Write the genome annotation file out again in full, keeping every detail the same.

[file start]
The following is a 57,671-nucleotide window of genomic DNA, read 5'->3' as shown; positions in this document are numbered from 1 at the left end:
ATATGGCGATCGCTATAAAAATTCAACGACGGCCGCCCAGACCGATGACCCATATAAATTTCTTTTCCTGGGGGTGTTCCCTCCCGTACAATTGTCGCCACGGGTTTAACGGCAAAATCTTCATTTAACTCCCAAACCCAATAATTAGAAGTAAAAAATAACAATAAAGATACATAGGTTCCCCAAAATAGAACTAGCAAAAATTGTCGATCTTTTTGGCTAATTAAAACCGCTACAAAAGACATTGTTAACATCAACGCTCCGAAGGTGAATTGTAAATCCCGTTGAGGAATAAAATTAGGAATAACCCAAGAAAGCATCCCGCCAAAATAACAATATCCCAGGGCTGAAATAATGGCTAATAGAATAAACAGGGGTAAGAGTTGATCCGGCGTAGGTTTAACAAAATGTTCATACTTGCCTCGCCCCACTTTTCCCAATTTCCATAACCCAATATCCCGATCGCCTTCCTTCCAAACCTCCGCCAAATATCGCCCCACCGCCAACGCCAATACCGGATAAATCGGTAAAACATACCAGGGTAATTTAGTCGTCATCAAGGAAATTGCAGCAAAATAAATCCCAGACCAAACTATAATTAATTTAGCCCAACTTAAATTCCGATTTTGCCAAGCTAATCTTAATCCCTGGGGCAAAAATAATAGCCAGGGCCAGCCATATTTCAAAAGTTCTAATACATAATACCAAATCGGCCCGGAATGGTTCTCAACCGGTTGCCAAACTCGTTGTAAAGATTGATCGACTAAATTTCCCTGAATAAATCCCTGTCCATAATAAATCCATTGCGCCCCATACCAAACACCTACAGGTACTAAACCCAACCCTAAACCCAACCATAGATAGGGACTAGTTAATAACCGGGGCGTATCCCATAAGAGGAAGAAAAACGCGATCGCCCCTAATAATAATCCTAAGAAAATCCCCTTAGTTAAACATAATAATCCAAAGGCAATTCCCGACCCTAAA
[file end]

The following is a 57,671-nucleotide window of genomic DNA, read 5'->3' as shown; positions in this document are numbered from 1 at the left end:
ATATGGCGATCGCTATAAAAATTCAACGACGGCCGCCCAGACCGATGACCCATATAAATTTCTTTTCCTGGGGGTGTTCCCTCCCGTACAATTGTCGCCACGGGTTTAACGGCAAAATCTTCATTTAACTCCCAAACCCAATAATTAGAAGTAAAAAATAACAATAAAGATACATAGGTTCCCCAAAATAGAACTAGCAAAAATTGTCGATCTTTTTGGCTAATTAAAACCGCTACAAAAGACATTGTTAACATCAACGCTCCGAAGGTGAATTGTAAATCCCGTTGAGGAATAAAATTAGGAATAACCCAAGAAAGCATCCCGCCAAAATAACAATATCCCAGGGCTGAAATAATGGCTAATAGAATAAACAGGGGTAAGAGTTGATCCGGCGTAGGTTTAACAAAATGTTCATACTTGCCTCGCCCCACTTTTCCCAATTTCCATAACCCAATATCCCGATCGCCTTCCTTCCAAACCTCCGCCAAATATCGCCCCACCGCCAACGCCAATACCGGATAAATCGGTAAAACATACCAGGGTAATTTAGTCGTCATCAAGGAAATTGCAGCAAAATAAATCCCAGACCAAACTATAATTAATTTAGCCCAACTTAAATTCCGATTTTGCCAAGCTAATCTTAATCCCTGGGGCAAAAATAATAGCCAGGGCCAGCCATATTTCAAAAGTTCTAATACATAATACCAAATCGGCCCGGAATGGTTCTCAACCGGTTGCCAAACTCGTTGTAAAGATTGATCGACTAAATTTCCCTGAATAAATCCCTGTCCATAATAAATCCATTGCGCCCCATACCAAACACCTACAGGTACTAAACCCAACCCTAAACCCAACCATAGATAGGGACTAGTTAATAACCGGGGCGTATCCCATAAGAGGAAGAAAAACGCGATCGCCCCTAATAATAATCCTAAGAAAATCCCCTTAGTTAAACATAATAATCCAAAGGCAATTCCCGACCCTAAA